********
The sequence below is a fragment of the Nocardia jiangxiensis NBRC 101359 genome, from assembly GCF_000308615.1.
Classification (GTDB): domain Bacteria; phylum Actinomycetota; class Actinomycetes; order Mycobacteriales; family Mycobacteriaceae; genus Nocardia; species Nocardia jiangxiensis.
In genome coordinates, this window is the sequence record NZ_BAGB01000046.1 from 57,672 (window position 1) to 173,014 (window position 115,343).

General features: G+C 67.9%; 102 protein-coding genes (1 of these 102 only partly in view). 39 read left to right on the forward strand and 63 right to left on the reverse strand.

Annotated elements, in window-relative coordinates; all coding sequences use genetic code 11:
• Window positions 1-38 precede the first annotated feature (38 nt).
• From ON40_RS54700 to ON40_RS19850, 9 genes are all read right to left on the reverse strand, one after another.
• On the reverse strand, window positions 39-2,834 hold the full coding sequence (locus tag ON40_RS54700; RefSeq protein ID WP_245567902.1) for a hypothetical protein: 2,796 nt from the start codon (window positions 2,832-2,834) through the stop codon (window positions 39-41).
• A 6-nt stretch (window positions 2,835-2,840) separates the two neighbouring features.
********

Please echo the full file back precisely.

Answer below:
The sequence below is a fragment of the Nocardia jiangxiensis NBRC 101359 genome, from assembly GCF_000308615.1.
Classification (GTDB): domain Bacteria; phylum Actinomycetota; class Actinomycetes; order Mycobacteriales; family Mycobacteriaceae; genus Nocardia; species Nocardia jiangxiensis.
In genome coordinates, this window is the sequence record NZ_BAGB01000046.1 from 57,672 (window position 1) to 173,014 (window position 115,343).

General features: G+C 67.9%; 102 protein-coding genes (1 of these 102 only partly in view). 39 read left to right on the forward strand and 63 right to left on the reverse strand.

Annotated elements, in window-relative coordinates; all coding sequences use genetic code 11:
• Window positions 1-38 precede the first annotated feature (38 nt).
• From ON40_RS54700 to ON40_RS19850, 9 genes are all read right to left on the reverse strand, one after another.
• On the reverse strand, window positions 39-2,834 hold the full coding sequence (locus tag ON40_RS54700; RefSeq protein ID WP_245567902.1) for a hypothetical protein: 2,796 nt from the start codon (window positions 2,832-2,834) through the stop codon (window positions 39-41).
• A 6-nt stretch (window positions 2,835-2,840) separates the two neighbouring features.